Robert Schumann, Kreisleriana, Op. 16 (1838)
Louise Fishman‘s stunning painting, Kreisleriana (2015), re-introduced me to Schumann’s composition, and I listen to it often. Painter Rebecca Allen wrote of Fishman’s Kreisleriana and her work as a whole:
Kreisleriana, (2015), divides the canvas into vertical bands of fiery yellows, reds, and blues that suggest the emotional contrasts of Robert Schumann’s work for solo piano. Because music is the most abstract art form, paintings in response to it can often be lame (illustrative) equivalents. That doesn’t happen here.
I see Fishman’s paintings in this domain as a reflection of her deep intellect and nuanced understanding of spatial and rhythmic structure. They are influenced by the focus and attention of a deep listener, but they are independent objects. At the top of her game, Louise Fishman translates aural, physical, and visual experiences into radiant and muscular works of art whose tension is maintained by the grid that anchors her fierce gesture. Her hard-won joie de vivre, born of new travels, immersion in music, and a contented relationship, underscore this substantive, if belated retrospective. [citation]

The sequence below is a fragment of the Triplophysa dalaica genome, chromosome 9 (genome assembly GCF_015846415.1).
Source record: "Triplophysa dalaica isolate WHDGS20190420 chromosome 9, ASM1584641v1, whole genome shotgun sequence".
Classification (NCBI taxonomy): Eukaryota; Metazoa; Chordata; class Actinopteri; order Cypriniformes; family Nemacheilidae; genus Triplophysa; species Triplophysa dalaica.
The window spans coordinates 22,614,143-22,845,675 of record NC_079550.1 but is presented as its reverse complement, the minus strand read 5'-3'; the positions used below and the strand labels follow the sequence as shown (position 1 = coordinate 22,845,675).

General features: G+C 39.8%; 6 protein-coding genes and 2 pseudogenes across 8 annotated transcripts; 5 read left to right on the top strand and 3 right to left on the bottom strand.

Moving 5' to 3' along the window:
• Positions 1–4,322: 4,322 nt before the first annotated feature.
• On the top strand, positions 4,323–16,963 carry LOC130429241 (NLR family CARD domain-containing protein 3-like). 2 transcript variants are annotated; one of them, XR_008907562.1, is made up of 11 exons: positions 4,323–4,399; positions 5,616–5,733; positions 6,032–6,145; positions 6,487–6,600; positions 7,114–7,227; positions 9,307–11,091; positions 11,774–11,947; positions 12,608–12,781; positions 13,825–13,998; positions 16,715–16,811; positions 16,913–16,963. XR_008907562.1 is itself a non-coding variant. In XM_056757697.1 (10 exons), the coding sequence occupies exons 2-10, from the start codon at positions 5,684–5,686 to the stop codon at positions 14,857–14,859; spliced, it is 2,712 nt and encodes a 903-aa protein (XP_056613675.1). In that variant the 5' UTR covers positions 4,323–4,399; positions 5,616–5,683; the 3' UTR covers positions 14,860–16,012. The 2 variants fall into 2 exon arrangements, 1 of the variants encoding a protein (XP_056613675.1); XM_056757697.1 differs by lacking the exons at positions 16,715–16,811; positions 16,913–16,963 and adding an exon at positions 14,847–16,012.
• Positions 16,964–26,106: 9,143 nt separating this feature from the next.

From program notes on Schumann’s work:
To understand the origins of this Romantic masterpiece by Robert Schumann, one must start with E.T.A. Hoffmann (1776-1822) the German writer, painter, critique, composer and caricaturist who studied law, the sciences, arts and music at the University of Konigsberg and became one of the first creators of short fantasy and horror stories. To say that he had an unsettled life would be an understatement, yet the influence of his writings on art, music and even psychology was far-reaching. . . .
It has been argued with much justification that Hoffmann and Schumann were kindred spirits, that Hoffmann inspired Schumann. . . . in Hoffmann’s “Kreisleriana” a mad musician, the Kapellmeister Kreisler appears. Kreisler is depicted as a dashing, crazed figure of a genius musician whose personality is so hypersensitive that he is constantly drawn between his visions, dreams and reality, searching for his special heaven that might grant him the peace and serenity for the creation of his music. A better description of Schumann’s personality would be hard to find, although because of the age difference, Schumann could not have been the model for Kreisler. [citation]
Credits: The sources for the quotations are as indicated in the post. The photographs, as always on the blog unless otherwise indicated, are mine.